Subscribe to our free, weekly email newsletter!


Ocean cargo: Port of Rotterdam reports positive results

Virtually all categories of goods showed a positive trend.
By Patrick Burnson, Executive Editor
October 25, 2010

Goods throughput in the port of Rotterdam increased over the first nine months of 2010 by 13.4 percent to 321 million tons. Virtually all categories of goods showed a positive trend.

“The growth is leveling off, but is still slightly higher than expected,” said Hans Smits, chief executive of the Port of Rotterdam Authority. “The port continues to profit from strong European exports, for which a lot of raw materials also need to be imported. Total throughput is now exactly at the 2008 level.”

According to industry analysts, more Asia-EU trade is a reflection of investment in infrastructure.

“Making ports attractive as part of a routing option may be about focusing on responsiveness,” said Mary Burns, who heads the the Port Performance Research Network, at Dalhousie University, in Nova Scotia. Speaking at the recently concluded American Association of Port Authorities’ annual meeting last month, she noted that “the global economic crisis forced all too re-examine their practices.”
Rotterdam, which has been investing steadily in its infrastructure, reported the following positive statistics:

Iron ore and scrap (+112 percent), coal (+2 percent), other dry bulk (+31 percent), crude oil (+3 percent), mineral oil products (+5 percent), other liquid bulk (+9 percent), containers (+15 percent), roll on/roll off (+6 percent), other general cargo (+14 percent).

“It is exciting to see whether or not we will succeed in climbing out of a deep trough to achieve a record in just one year,” said Smits.
Only agribulk was down (-7 percent). Dry bulk handling shot up by 40 percent to 65 million tons. Liquid bulk grew substantially, by 5 percent to 154 million tons. The growth in general cargo is somewhere in-between: +14 percent to 102 million tons.

Spokesmen said the handling of ores and scrap more than doubled, to 31 million tons.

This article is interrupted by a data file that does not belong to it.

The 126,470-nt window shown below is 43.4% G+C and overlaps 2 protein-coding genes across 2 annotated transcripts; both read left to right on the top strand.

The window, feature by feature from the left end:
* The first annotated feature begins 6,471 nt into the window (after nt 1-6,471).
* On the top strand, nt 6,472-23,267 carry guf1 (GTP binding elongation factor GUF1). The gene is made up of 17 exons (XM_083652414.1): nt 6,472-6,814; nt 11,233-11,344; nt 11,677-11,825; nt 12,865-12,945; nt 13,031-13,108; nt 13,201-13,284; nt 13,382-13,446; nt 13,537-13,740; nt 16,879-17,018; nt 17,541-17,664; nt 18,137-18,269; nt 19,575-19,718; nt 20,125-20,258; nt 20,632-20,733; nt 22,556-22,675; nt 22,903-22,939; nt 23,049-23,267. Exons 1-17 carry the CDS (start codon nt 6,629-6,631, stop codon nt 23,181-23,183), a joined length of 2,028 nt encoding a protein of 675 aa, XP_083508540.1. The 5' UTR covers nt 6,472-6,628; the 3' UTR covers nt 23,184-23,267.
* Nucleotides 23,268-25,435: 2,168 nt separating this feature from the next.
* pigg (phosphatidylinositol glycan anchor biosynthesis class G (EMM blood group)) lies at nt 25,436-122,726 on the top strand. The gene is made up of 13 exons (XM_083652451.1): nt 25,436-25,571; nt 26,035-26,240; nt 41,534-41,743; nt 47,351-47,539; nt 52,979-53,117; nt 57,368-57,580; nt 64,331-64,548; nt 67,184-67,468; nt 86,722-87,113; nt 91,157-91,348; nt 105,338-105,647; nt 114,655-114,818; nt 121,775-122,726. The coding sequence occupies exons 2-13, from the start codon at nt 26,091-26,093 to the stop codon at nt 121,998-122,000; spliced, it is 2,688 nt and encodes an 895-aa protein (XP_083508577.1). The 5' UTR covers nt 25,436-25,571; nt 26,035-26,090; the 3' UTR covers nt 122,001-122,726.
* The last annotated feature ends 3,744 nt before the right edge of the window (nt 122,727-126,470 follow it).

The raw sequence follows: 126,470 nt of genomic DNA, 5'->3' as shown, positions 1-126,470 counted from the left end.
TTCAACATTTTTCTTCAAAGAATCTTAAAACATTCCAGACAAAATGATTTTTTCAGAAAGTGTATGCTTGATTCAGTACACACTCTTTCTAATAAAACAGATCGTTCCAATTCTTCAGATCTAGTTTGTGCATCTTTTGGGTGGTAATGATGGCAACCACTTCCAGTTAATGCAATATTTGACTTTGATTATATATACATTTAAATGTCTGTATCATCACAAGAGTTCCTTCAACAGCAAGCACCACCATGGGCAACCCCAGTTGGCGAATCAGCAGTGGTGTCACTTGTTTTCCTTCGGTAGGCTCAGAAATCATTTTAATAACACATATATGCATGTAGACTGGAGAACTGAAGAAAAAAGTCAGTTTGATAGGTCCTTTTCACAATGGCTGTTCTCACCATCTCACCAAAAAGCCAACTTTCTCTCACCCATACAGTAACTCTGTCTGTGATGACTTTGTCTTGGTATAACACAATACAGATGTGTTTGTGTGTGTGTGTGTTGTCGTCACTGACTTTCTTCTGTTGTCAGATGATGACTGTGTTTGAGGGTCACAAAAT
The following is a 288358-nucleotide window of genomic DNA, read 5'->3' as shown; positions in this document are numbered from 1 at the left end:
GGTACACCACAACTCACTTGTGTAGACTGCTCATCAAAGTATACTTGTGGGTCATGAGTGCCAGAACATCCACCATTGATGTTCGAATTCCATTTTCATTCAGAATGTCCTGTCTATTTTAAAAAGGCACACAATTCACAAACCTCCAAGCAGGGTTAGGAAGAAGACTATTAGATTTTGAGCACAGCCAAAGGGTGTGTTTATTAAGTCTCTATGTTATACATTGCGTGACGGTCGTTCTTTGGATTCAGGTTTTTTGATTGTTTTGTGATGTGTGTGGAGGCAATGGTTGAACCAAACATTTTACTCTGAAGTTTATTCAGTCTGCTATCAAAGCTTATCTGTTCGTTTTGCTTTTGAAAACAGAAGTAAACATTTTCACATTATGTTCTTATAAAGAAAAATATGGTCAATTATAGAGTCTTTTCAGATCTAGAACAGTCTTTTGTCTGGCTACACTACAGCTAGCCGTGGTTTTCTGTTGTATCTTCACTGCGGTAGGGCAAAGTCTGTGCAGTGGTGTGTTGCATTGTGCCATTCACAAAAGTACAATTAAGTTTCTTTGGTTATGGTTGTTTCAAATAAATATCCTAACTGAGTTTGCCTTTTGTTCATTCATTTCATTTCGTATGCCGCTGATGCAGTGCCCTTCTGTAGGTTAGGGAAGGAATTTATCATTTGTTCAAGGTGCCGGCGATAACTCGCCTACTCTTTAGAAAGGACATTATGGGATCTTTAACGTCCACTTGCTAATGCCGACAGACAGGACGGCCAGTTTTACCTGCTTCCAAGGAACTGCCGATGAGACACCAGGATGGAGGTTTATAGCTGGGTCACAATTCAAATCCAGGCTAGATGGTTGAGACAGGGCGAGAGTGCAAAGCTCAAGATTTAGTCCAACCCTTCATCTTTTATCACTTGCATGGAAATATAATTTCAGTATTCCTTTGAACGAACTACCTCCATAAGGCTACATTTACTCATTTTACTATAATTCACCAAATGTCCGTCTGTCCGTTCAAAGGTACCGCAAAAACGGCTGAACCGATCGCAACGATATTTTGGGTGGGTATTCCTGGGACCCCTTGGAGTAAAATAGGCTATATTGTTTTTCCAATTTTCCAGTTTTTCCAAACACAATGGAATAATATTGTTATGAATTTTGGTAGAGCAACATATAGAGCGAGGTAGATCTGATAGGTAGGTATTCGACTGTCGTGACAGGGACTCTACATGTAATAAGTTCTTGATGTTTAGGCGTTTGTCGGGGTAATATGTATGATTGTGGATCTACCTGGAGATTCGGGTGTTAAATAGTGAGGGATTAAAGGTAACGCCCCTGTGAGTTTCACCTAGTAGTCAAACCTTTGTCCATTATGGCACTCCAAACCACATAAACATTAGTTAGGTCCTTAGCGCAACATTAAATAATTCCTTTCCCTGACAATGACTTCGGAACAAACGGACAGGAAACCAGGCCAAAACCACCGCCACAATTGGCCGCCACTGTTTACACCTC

“The steel plants are running again at virtually full capacity, thanks to the high demand from the automotive industry and machine building,” said spokesmen. “In the meantime, the handling capacity of the Rotterdam terminals has even become stretched.”

About the Author

image
Patrick Burnson
Executive Editor

Patrick Burnson is executive editor for Logistics Management and Supply Chain Management Review magazines and web sites. Patrick is a widely-published writer and editor who has spent most of his career covering international trade, global logistics, and supply chain management. He lives and works in San Francisco, providing readers with a Pacific Rim perspective on industry trends and forecasts. You can reach him directly at .(JavaScript must be enabled to view this email address).


Subscribe to Logistics Management magazine

Subscribe today. It's FREE!
Get timely insider information that you can use to better manage your
entire logistics operation.
Start your FREE subscription today!

Recent Entries

Getting items ordered online to your home on a same-day basis is as important or relevant as it needs to be, and it depends on things like the type of products being ordered and its relative urgency as well. This was put into better perspective for me during a recent conversation I had with Dr. Victor Allis, CEO of Quintiq, a supply chain vendor specializing in a single optimization and planning platform.

Diesel prices dropped for the third straight week, with the average price per gallon seeing a 2.5 percent decline to $3.869 per gallon, according to the Department of Energy’s Energy Information Administration (EIA).

Seasonally-adjusted (SA) for-hire truck tonnage in June dropped 0.8 percent on the heels of a revised 0.9 percent (from 1.0 percent) increase in May and was up 2.3 percent annually.

Even as Congress was putting the finishing touches on a 10-month short-term funding extension to the federal aid highway bill that temporarily averts a funding crisis, Transportation Secretary Anthony Foxx was ripping the measure as a short-term “gimmick” that once again fails to adequately fund U.S. infrastructure needs in the long run.

ISI is comprised of Integrated Services, ISI Logistics and ISI Logistics South and is focused on the warehousing and transportation needs of automotive shippers. RRTS said that in 2013, Integrated Services generated revenues of approximately $21 million adding that Integrated Services is expected to be accretive to Roadrunner’s earnings in 2014.

Article Topics

News · Container · Trade · Exports · Imports · All topics

Comments

Post a comment
Commenting is not available in this channel entry.


© Copyright 2013 Peerless Media LLC, a division of EH Publishing, Inc • 111 Speen Street, Ste 200, Framingham, MA 01701 USA